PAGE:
Drought and the 2002-2003 El Nino in the Southwest U.S.

Glenn A. Tootle, University of Nevada, Las Vegas
T. C. Piechota, University of Nevada Las Vegas

Conference held: Philadelphia, Pennsylvania, United States, June 23-26, 2003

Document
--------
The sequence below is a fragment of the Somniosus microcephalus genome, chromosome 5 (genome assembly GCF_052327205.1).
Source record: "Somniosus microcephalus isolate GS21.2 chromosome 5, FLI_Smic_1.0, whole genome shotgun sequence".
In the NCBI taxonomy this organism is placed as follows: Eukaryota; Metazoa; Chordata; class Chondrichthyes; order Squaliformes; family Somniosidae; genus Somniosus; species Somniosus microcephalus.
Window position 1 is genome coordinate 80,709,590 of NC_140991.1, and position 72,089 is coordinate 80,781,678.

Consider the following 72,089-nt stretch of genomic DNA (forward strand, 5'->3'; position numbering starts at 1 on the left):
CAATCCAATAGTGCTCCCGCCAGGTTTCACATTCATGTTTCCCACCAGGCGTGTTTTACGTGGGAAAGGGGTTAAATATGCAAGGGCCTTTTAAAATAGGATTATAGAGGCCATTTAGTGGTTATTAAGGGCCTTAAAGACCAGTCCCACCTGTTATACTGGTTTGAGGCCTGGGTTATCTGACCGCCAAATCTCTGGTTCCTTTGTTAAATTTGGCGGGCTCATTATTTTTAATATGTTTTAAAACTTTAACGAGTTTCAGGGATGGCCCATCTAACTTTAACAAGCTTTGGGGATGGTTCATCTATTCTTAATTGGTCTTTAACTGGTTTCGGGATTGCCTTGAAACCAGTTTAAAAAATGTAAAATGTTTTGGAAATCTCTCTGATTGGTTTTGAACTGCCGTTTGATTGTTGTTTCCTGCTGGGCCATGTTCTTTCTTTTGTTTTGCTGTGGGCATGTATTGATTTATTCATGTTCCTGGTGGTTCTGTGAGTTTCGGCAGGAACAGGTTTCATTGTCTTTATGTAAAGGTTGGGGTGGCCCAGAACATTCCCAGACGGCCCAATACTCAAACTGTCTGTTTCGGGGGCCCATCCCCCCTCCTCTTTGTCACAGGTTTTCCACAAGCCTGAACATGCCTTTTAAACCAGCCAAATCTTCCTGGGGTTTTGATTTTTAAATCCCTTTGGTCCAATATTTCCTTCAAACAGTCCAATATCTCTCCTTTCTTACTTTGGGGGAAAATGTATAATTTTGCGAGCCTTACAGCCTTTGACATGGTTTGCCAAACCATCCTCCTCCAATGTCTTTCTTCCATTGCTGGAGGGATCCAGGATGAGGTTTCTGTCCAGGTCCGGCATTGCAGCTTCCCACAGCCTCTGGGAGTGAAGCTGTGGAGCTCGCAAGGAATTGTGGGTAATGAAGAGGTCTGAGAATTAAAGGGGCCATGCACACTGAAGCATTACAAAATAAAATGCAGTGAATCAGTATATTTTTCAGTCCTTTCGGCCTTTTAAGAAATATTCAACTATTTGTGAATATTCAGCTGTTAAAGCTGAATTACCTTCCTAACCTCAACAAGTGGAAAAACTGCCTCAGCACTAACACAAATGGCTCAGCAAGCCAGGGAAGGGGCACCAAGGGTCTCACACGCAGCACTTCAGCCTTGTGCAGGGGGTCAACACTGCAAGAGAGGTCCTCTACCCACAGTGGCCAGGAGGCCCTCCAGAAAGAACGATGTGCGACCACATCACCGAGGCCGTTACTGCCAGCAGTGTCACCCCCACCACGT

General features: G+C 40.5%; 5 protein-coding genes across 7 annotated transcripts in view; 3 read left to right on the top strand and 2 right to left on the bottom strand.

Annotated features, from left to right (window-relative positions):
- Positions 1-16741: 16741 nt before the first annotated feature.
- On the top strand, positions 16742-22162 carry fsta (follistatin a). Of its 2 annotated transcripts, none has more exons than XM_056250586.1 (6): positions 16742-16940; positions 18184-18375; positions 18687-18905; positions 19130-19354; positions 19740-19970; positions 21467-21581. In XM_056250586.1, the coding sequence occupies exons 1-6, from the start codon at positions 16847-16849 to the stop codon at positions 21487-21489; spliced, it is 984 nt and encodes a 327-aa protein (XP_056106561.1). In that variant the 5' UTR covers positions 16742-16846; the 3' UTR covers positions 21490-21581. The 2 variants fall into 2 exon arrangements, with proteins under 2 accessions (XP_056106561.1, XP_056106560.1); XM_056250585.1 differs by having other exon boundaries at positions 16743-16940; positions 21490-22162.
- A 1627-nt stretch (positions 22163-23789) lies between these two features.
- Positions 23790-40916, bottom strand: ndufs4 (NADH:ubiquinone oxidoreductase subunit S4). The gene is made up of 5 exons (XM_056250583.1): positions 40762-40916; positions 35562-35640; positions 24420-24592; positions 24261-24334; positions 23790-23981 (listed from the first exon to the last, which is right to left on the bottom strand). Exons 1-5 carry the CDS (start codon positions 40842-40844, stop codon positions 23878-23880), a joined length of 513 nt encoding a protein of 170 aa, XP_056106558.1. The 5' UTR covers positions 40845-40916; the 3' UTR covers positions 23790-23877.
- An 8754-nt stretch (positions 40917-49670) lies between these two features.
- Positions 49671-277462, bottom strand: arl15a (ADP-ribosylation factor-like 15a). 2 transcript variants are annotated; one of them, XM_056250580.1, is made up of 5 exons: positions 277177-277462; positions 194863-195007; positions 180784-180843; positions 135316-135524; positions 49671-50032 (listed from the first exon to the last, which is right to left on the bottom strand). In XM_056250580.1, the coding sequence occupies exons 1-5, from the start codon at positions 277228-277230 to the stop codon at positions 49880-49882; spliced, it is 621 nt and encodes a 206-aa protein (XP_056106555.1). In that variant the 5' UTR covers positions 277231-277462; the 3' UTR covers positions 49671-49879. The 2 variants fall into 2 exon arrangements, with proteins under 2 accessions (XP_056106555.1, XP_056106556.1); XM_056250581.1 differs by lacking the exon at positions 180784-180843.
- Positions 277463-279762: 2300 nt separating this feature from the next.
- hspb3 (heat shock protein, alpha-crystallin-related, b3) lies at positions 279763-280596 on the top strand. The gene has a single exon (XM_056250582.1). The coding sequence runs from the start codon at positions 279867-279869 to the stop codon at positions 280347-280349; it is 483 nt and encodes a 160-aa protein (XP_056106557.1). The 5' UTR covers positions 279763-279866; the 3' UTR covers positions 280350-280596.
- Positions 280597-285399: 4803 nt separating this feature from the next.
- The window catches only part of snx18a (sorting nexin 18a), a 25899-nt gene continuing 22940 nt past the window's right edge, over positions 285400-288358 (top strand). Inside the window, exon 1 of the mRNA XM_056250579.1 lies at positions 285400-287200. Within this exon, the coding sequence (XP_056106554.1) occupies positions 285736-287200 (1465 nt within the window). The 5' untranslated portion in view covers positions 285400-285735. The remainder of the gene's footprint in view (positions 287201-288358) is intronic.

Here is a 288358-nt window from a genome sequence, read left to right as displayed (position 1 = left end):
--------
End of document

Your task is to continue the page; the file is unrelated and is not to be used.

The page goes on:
The southwest United States is currently experiencing three years of drought causing water shortages and low lake levels, and now an El Niño event is occurring. This study first assesses the current drought in the southwest United States, and then evaluates whether anticipated hydrologic impacts from the El Niño event are sufficient to end drought conditions. Drought conditions for the Colorado River basin are evaluated using 80 years (1923–2002) of streamflow data from two United States Geological Survey (USGS) stations located in the Upper Colorado River Basin (the Colorado River near Cisco, Utah and the Green River near Green River, Utah). Comparisons of historical cumulative streamflow deficits for droughts during this timeframe are examined. The current El Niño event is forecasted to persist through the end of 2002 and into early 2003 and the anticipated impacts for the Colorado River basin are less than the last El Niño event in 1997–1998. The observed streamflow for water years following the 11 identified El Nino events during 1923–2002 are evaluated to determine if current conditions would be sufficient to end the current drought. The Pacific Decadal Oscillation (PDO) is another factor that affects the hydrologic impacts of an El Niño event. The hydrologic impacts during the different phases of PDO and El Niño events will be evaluated to determine the likelihood of enhanced hydrologic impacts in the next year. The results of this research provide insight to the role of climate variability on drought in the southwest United States.